What is it?
Something that can’t come a moment too soon for Jaguar in colder climates. All-wheel drive models account for almost 50 per cent of the US market for larger saloon cars (even higher, at around 80 per cent, in the Snow Belt states and in Canada), and it’s something Jaguar has always been without in its current line-up until now.
That ‘now’ is a new Jaguar-developed all-wheel drive system being offered on the Jaguar XJ and Jaguar XF saloons for the 2013 model year in Jaguar’s left-hand drive markets, but sadly not for the UK. The system is available exclusively with the firm’s new supercharged 3.0-litre V6 petrol engine.
To fit the new system, which uses sister firm Land Rover’s expertise rather than technology, into the XJ tested here required a thorough re-engineering of the luxury saloon’s underpinnings.
A new front sub frame has been fitted, along with a revised steering rack, a new exhaust system, new engine mounts, new front knuckles, new damper mounts, new front and rear differentials, a new prop shaft, new cross members, a new undertray, and acoustic heat shields to hide the noise from the transfer case.
On the dynamic front, all-wheel drive XJs get unique tuning for the suspension bushes and dampers, a unique steering set-up and a re-calibrated V6 engine, which is the only engine that can be equipped with the new all-wheel drive system as it was developed with the technology specifically in mind, the sump designed specifically to work with the driveshaft.
The all-wheel drive system features a transfer case control module mounted on the back of the revised eight-speed automatic gearbox. It’s a continuously variable system, which can split the torque 100/0 per cent front or rear, and any combination in between, depending on the situation.
What’s it like?
A revelation. Ignoring just how well the system works and how much confidence it inspires, the sight of a big long-wheelbase XJ being able to even move at all in such treacherous conditions requires a double take.
So used to we of the sight of big rear-wheel drive Jaguars being as close to useless as it can get when we get a dumping of the white stuff, that it doesn’t even require getting out of first gear to understand that this is an XJ like no other.
Jaguar has engineered the system to retain the feel of a rear-wheel drive car in its performance. Drive it in Normal or Dynamic modes, and 95 per cent of the torque will be sent rearwards as default, so it’ll still slip and slide around when pushed, but the system will send torque forwards to get you out of trouble when the rear wheels spin. That said, the winter tyres fitted to our test car also helped.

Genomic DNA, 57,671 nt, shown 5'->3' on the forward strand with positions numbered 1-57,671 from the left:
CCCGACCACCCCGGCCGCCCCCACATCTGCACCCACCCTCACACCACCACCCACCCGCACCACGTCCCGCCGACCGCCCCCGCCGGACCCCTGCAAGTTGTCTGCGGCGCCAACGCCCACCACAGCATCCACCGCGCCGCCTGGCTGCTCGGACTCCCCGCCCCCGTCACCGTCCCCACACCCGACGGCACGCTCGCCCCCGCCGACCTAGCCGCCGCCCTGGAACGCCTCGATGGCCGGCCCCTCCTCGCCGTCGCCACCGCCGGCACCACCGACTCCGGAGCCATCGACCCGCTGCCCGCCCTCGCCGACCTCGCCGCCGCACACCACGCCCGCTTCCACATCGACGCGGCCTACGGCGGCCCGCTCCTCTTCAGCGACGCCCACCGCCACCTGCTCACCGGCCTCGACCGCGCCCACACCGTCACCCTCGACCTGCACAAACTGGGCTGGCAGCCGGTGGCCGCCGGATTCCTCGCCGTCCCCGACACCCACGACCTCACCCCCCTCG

The third driving mode is Winter, which when selected turns the XJ into a true all-weather machine. The feeling of a rear-drive car is retained with 70 per cent of the torque heading backwards, but it felt much more confidence-inspiring and sure-footed on the snow and ice-covered roads on our test route in Canada. In Winter mode, the car will always pull away in second, which all but eliminates any wheel spin.
Hill-starts, quick lane changes, fast B-roads: the all-wheel drive XJ can tackle them all in even the most treacherous of road conditions. Should you turn into a Finnish world rally champion on you snowy commute, the all-wheel drive XJ is also a real drift machine, and nimble enough to belie its size. And the engine is a smooth, refined and, when needed, a potent tool, particularly at low speeds, although economy is predictably harmed by the four-wheel drive system.
That all-weather performance does come with some downsides, which would expose themselves more in warmer months. The ride of the all-wheel XJ remains firm next to its rivals, although the trade-off is a level of engagement Germany’s finest limos can only dream of. There’s also a fair amount of tyre roar from the winter rubber, and listen closely with the radio off and you can hear the transfer case in action.
Should I buy one?
It’s definitely a shame you can’t in the UK. The Jaguar XJ 3.0 V6 AWD is a very competent all-weather dynamic tool, and proof that Jaguar’s first foray into all-wheel drive is a success.
Should you live in snowier parts of Europe, Russia, the US or Canada, then we’d wholeheartedly recommend the all-wheel drive XJ as a way of getting off your snow-covered drive in the winter months.
While the all-wheel drive XJ, and the XF that will follow it in three months’ time, might not be destined for the UK, Jaguar has committed to developing all its future models to be able to be equipped with all-wheel drive should the market demand it.
Should the big freezes of Britain in recent years continue, all-wheel drive Jaguars should be with us by the middle of the decade in the next-generation of models. So, altogether now: ‘Let it snow, let it snow, let it snow’.
Jaguar XJ 3.0 V6 AWD
Price: TBC; 0-60mph: 6.1sec; Top speed: 155mph (limited); Power: 335bhp at 6500rpm; Torque: 332lb ft at 3500-5000rpm; Engine: V6, 2995cc, supercharged petrol; Installation: front, longitudinal, all-wheel drive; Economy: 19mpg (US cycle); CO2: 234g/km; Gearbox: 8spd auto.
What is it?